Wi-Fi on long flights seems like a no-brainer, but travelers are apparently sticking to other tried-and-true boredom killers in the air — like celebrity magazines and booze. According to SplatF, of the 355 million people who have flown on planes equipped with Gogo’s inflight Wi-Fi since 2008, only 15 million sessions have been logged, which means that only 4% of people are going online.
To put that in perspective, SplatF’s Dan Frommer estimates that only two to 10 people on average pay for online access during each Wi-Fi-enabled flight. So why aren’t people jumping at an opportunity to cruise Facebook or watch YouTube while confined to their seats?
(GRAPHIC: Where Extra Airline Fees Come From)
As Matthew Yglesias over at Slate notes, the quality of inflight Wi-Fi is questionable at best. I’ve only signed on once and my personal experience was that the things I most wanted to do on a long, cross-country flight — stream movies on Netflix, listen to music on Pandora or Spotify — were the things that Gogo’s Wi-Fi couldn’t really handle, at least not consistently over five or six hours.
Not to mention the last thing I want to do after paying to get my bag checked and spending $9 on a subpar inflight meal is drop an additional $12.95 for a couple hours of Internet service. While frequent fliers might go for the $34.95 traveler pass, the casual traveler is probably reluctant to spend $9.95 on 1.5 to three hours of Internet, especially when they can watch TV for free on many flights.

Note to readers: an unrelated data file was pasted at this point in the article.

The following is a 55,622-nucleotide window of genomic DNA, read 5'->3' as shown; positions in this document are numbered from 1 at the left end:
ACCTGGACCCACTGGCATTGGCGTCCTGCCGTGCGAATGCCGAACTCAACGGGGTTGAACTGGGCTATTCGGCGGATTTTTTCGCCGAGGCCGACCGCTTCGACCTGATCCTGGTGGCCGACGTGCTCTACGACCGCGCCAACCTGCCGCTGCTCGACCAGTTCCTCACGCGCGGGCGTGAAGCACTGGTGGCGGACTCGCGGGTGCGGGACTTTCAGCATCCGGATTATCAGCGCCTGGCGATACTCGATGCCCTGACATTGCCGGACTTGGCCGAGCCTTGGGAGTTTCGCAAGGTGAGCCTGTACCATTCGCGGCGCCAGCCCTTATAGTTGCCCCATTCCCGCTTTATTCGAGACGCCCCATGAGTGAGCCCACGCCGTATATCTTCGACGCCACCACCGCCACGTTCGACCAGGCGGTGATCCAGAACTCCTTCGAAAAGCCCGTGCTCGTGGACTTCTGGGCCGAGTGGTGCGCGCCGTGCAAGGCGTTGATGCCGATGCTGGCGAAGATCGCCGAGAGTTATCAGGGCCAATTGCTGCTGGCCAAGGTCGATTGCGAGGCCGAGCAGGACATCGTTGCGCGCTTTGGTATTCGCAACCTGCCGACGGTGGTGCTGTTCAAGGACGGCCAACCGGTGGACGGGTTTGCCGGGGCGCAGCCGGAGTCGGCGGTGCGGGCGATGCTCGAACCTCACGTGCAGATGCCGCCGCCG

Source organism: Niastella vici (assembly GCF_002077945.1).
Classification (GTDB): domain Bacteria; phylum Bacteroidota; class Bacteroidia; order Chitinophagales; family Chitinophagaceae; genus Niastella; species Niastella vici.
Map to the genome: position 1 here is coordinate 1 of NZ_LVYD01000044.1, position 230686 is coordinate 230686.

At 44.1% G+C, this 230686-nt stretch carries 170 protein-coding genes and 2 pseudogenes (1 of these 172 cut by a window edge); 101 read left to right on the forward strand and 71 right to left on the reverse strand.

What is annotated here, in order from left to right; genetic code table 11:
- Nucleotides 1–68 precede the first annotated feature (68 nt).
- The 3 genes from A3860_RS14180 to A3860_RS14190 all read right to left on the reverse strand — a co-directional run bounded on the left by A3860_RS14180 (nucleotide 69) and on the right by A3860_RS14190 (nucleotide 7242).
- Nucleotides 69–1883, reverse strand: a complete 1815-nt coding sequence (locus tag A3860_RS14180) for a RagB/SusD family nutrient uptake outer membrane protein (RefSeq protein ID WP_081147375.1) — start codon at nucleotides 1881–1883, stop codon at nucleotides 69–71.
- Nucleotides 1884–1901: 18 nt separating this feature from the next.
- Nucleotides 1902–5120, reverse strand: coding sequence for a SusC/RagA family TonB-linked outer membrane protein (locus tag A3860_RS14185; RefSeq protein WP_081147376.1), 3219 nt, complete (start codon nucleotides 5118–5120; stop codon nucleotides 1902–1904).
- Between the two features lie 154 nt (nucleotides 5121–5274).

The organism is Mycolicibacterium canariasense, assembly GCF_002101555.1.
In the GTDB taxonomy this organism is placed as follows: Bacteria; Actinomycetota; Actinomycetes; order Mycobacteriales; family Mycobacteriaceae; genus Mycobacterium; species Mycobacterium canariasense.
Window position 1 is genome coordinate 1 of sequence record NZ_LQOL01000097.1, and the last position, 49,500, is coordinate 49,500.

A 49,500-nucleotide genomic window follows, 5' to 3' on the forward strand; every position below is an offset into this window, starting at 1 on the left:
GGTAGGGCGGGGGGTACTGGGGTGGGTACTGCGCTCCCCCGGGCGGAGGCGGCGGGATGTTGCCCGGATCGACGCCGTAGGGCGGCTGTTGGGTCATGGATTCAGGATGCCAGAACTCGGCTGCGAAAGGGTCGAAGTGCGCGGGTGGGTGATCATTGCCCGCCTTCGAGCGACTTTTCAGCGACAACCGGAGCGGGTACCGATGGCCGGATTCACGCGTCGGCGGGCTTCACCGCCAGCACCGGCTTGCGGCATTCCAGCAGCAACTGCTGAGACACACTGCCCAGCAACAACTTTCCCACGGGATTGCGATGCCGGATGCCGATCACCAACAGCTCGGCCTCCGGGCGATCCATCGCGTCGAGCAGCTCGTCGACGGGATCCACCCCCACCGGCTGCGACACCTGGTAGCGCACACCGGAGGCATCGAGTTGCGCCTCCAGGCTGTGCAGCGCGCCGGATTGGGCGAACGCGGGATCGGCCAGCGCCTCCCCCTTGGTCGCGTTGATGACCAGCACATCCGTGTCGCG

Gogo, which just filed to go public, makes up 85% of the inflight Wi-Fi business, providing 1,323 planes with service. While only a small percentage of airline passengers sign on to Gogo’s Wi-Fi, there’s good news — 84% of commercial planes in North America are still without Internet service, meaning there’s a huge untapped market out there just waiting to get wired.